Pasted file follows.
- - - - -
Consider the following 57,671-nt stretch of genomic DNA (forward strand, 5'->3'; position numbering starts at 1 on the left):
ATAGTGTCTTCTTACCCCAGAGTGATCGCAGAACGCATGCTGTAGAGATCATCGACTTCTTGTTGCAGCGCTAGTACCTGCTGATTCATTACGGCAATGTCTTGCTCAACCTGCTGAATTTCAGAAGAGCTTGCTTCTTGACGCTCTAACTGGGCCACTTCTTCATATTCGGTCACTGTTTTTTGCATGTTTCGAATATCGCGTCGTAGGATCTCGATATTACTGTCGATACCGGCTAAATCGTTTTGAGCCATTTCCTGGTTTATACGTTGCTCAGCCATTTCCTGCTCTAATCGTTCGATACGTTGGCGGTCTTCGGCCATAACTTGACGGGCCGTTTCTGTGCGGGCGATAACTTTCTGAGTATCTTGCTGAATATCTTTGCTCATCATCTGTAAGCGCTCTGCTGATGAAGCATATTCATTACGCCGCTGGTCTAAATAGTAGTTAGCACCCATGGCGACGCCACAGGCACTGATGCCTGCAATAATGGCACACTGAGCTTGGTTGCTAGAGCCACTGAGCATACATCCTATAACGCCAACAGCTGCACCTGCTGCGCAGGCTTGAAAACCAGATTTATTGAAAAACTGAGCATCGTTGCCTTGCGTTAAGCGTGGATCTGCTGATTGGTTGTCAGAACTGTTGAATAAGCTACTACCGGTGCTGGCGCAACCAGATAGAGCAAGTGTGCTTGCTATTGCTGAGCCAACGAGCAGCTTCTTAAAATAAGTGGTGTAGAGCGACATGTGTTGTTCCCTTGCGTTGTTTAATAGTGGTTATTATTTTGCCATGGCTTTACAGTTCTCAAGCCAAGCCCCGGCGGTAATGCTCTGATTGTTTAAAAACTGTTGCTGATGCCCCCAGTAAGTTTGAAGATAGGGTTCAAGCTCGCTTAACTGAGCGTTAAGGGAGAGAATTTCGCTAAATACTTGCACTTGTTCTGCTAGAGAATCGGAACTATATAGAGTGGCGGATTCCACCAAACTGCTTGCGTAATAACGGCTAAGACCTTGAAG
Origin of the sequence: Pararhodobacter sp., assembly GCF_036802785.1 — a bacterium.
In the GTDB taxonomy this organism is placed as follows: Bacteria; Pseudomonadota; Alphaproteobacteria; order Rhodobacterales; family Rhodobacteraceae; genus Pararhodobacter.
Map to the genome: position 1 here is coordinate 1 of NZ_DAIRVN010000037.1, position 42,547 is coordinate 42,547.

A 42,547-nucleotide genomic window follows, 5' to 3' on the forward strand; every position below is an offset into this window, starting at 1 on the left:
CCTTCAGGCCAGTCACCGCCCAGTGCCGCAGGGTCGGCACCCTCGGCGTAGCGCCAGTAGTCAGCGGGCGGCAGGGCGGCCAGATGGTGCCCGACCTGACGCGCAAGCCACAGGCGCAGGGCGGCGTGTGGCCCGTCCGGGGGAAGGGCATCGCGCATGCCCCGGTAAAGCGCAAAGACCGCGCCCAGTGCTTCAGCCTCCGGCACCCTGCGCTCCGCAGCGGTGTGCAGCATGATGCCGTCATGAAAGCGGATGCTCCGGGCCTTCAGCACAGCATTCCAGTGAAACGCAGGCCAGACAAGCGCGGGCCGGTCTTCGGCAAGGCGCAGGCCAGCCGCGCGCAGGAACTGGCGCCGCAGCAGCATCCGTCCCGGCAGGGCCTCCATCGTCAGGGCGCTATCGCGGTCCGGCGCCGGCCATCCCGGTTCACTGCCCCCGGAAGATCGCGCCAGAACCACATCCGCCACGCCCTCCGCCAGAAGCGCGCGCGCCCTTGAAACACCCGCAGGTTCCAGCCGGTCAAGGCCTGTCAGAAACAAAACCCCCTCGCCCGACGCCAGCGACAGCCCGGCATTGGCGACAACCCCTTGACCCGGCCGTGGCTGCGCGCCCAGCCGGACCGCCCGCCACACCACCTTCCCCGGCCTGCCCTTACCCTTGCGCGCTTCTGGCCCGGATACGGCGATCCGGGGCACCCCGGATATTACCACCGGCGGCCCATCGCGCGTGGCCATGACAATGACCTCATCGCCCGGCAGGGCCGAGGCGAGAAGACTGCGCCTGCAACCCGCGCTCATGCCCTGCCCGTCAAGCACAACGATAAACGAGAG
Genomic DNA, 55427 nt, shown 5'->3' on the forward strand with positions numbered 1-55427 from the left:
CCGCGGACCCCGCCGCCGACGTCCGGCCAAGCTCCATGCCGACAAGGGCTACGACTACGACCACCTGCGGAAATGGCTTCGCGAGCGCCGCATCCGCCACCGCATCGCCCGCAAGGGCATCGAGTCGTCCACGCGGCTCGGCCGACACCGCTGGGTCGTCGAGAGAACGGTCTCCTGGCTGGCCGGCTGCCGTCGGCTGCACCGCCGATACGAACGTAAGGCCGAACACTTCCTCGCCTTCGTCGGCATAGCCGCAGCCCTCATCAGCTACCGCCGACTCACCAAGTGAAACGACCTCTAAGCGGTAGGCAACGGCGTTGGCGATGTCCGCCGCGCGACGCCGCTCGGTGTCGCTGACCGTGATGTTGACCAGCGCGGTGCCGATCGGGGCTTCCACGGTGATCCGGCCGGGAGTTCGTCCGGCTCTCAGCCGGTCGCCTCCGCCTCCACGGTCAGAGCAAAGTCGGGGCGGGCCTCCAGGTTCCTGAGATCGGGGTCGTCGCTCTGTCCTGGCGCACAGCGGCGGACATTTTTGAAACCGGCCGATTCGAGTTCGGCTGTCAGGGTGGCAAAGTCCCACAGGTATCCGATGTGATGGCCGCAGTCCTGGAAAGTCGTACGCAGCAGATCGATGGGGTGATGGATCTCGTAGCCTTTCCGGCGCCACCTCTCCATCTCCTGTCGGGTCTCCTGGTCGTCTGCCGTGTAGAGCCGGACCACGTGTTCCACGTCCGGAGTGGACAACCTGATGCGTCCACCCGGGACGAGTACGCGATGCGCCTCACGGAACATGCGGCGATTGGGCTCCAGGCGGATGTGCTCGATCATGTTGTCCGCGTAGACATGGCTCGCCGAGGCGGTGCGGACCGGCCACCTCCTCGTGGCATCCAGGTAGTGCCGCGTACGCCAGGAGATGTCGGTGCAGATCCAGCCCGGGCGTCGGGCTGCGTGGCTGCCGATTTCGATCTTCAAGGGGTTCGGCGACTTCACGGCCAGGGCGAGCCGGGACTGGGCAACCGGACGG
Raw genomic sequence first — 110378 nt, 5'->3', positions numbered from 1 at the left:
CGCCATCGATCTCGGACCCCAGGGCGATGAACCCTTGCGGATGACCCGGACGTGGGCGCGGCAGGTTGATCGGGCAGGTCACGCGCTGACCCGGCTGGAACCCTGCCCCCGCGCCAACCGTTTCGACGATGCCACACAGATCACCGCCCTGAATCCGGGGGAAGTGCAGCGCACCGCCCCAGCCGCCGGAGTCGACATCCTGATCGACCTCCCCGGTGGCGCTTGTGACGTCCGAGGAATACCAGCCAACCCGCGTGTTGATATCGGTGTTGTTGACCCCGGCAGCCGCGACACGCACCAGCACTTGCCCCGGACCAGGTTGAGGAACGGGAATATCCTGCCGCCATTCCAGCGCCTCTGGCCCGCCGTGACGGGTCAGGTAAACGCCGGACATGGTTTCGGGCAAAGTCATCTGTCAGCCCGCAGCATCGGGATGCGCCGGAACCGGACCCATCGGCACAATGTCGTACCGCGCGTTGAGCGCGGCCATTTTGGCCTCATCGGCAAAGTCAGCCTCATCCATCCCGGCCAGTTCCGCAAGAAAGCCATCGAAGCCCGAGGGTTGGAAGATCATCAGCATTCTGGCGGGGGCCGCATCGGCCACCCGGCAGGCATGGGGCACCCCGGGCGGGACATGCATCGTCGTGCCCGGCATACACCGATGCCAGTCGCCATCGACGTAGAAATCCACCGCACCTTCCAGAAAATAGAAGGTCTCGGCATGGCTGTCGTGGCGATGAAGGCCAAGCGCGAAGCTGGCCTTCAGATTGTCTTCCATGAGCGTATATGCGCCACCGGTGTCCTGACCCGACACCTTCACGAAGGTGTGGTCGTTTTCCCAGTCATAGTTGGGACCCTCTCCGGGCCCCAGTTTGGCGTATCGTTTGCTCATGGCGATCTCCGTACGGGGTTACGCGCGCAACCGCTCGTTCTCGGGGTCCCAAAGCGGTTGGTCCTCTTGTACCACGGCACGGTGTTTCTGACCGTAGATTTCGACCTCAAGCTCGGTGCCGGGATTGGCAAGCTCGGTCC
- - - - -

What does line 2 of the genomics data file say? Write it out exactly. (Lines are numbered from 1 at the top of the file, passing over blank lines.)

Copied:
ATAGTGTCTTCTTACCCCAGAGTGATCGCAGAACGCATGCTGTAGAGATCATCGACTTCTTGTTGCAGCGCTAGTACCTGCTGATTCATTACGGCAATGTCTTGCTCAACCTGCTGAATTTCAGAAGAGCTTGCTTCTTGACGCTCTAACTGGGCCACTTCTTCATATTCGGTCACTGTTTTTTGCATGTTTCGAATATCGCGTCGTAGGATCTCGATATTACTGTCGATACCGGCTAAATCGTTTTGAGCCATTTCCTGGTTTATACGTTGCTCAGCCATTTCCTGCTCTAATCGTTCGATACGTTGGCGGTCTTCGGCCATAACTTGACGGGCCGTTTCTGTGCGGGCGATAACTTTCTGAGTATCTTGCTGAATATCTTTGCTCATCATCTGTAAGCGCTCTGCTGATGAAGCATATTCATTACGCCGCTGGTCTAAATAGTAGTTAGCACCCATGGCGACGCCACAGGCACTGATGCCTGCAATAATGGCACACTGAGCTTGGTTGCTAGAGCCACTGAGCATACATCCTATAACGCCAACAGCTGCACCTGCTGCGCAGGCTTGAAAACCAGATTTATTGAAAAACTGAGCATCGTTGCCTTGCGTTAAGCGTGGATCTGCTGATTGGTTGTCAGAACTGTTGAATAAGCTACTACCGGTGCTGGCGCAACCAGATAGAGCAAGTGTGCTTGCTATTGCTGAGCCAACGAGCAGCTTCTTAAAATAAGTGGTGTAGAGCGACATGTGTTGTTCCCTTGCGTTGTTTAATAGTGGTTATTATTTTGCCATGGCTTTACAGTTCTCAAGCCAAGCCCCGGCGGTAATGCTCTGATTGTTTAAAAACTGTTGCTGATGCCCCCAGTAAGTTTGAAGATAGGGTTCAAGCTCGCTTAACTGAGCGTTAAGGGAGAGAATTTCGCTAAATACTTGCACTTGTTCTGCTAGAGAATCGGAACTATATAGAGTGGCGGATTCCACCAAACTGCTTGCGTAATAACGGCTAAGACCTTGAAG